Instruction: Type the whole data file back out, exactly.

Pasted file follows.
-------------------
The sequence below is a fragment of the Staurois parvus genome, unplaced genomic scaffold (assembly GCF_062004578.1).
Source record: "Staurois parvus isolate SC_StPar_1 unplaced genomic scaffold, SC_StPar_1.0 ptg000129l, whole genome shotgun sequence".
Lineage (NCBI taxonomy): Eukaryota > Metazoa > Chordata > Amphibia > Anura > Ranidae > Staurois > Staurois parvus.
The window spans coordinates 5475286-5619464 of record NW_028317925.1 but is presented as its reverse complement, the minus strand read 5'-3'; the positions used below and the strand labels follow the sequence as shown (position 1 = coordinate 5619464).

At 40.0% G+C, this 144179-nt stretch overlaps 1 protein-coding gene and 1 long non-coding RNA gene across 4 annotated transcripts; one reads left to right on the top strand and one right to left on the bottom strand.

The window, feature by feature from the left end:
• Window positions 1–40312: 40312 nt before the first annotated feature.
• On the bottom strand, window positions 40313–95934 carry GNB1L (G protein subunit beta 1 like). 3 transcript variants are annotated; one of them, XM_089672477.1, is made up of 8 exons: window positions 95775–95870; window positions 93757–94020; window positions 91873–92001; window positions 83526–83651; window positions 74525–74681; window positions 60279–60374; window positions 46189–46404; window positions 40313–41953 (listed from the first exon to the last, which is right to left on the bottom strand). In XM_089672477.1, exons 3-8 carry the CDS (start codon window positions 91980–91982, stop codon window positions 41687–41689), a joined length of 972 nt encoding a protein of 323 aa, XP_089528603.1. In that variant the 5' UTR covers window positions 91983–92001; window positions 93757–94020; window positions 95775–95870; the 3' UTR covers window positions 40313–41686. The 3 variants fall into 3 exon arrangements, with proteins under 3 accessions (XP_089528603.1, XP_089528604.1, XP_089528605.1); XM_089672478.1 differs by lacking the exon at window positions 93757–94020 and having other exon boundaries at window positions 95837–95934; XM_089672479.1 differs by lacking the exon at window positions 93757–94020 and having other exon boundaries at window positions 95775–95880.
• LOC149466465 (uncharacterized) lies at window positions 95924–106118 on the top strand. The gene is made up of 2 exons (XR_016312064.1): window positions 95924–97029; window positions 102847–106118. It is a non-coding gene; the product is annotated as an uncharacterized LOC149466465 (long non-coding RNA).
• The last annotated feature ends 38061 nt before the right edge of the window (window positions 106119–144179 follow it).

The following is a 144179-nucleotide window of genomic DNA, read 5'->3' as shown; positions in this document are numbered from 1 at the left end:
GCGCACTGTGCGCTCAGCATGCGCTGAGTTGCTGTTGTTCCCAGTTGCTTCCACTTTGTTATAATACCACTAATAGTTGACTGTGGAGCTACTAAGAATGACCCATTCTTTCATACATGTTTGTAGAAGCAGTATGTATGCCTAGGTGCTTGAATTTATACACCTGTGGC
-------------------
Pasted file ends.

The sequence below is a fragment of the Staurois parvus genome, unplaced genomic scaffold (assembly GCF_062004578.1).
Source record: "Staurois parvus isolate SC_StPar_1 unplaced genomic scaffold, SC_StPar_1.0 ptg000129l, whole genome shotgun sequence".
Lineage (NCBI taxonomy): Eukaryota > Metazoa > Chordata > Amphibia > Anura > Ranidae > Staurois > Staurois parvus.
The window spans coordinates 5475286-5619464 of record NW_028317925.1 but is presented as its reverse complement, the minus strand read 5'-3'; the positions used below and the strand labels follow the sequence as shown (position 1 = coordinate 5619464).

At 40.0% G+C, this 144179-nt stretch overlaps 1 protein-coding gene and 1 long non-coding RNA gene across 4 annotated transcripts; one reads left to right on the top strand and one right to left on the bottom strand.

The window, feature by feature from the left end:
• Window positions 1–40312: 40312 nt before the first annotated feature.
• On the bottom strand, window positions 40313–95934 carry GNB1L (G protein subunit beta 1 like). 3 transcript variants are annotated; one of them, XM_089672477.1, is made up of 8 exons: window positions 95775–95870; window positions 93757–94020; window positions 91873–92001; window positions 83526–83651; window positions 74525–74681; window positions 60279–60374; window positions 46189–46404; window positions 40313–41953 (listed from the first exon to the last, which is right to left on the bottom strand). In XM_089672477.1, exons 3-8 carry the CDS (start codon window positions 91980–91982, stop codon window positions 41687–41689), a joined length of 972 nt encoding a protein of 323 aa, XP_089528603.1. In that variant the 5' UTR covers window positions 91983–92001; window positions 93757–94020; window positions 95775–95870; the 3' UTR covers window positions 40313–41686. The 3 variants fall into 3 exon arrangements, with proteins under 3 accessions (XP_089528603.1, XP_089528604.1, XP_089528605.1); XM_089672478.1 differs by lacking the exon at window positions 93757–94020 and having other exon boundaries at window positions 95837–95934; XM_089672479.1 differs by lacking the exon at window positions 93757–94020 and having other exon boundaries at window positions 95775–95880.
• LOC149466465 (uncharacterized) lies at window positions 95924–106118 on the top strand. The gene is made up of 2 exons (XR_016312064.1): window positions 95924–97029; window positions 102847–106118. It is a non-coding gene; the product is annotated as an uncharacterized LOC149466465 (long non-coding RNA).
• The last annotated feature ends 38061 nt before the right edge of the window (window positions 106119–144179 follow it).

The following is a 144179-nucleotide window of genomic DNA, read 5'->3' as shown; positions in this document are numbered from 1 at the left end:
GCGCACTGTGCGCTCAGCATGCGCTGAGTTGCTGTTGTTCCCAGTTGCTTCCACTTTGTTATAATACCACTAATAGTTGACTGTGGAGCTACTAAGAATGACCCATTCTTTCATACATGTTTGTAGAAGCAGTATGTATGCCTAGGTGCTTGAATTTATACACCTGTGGC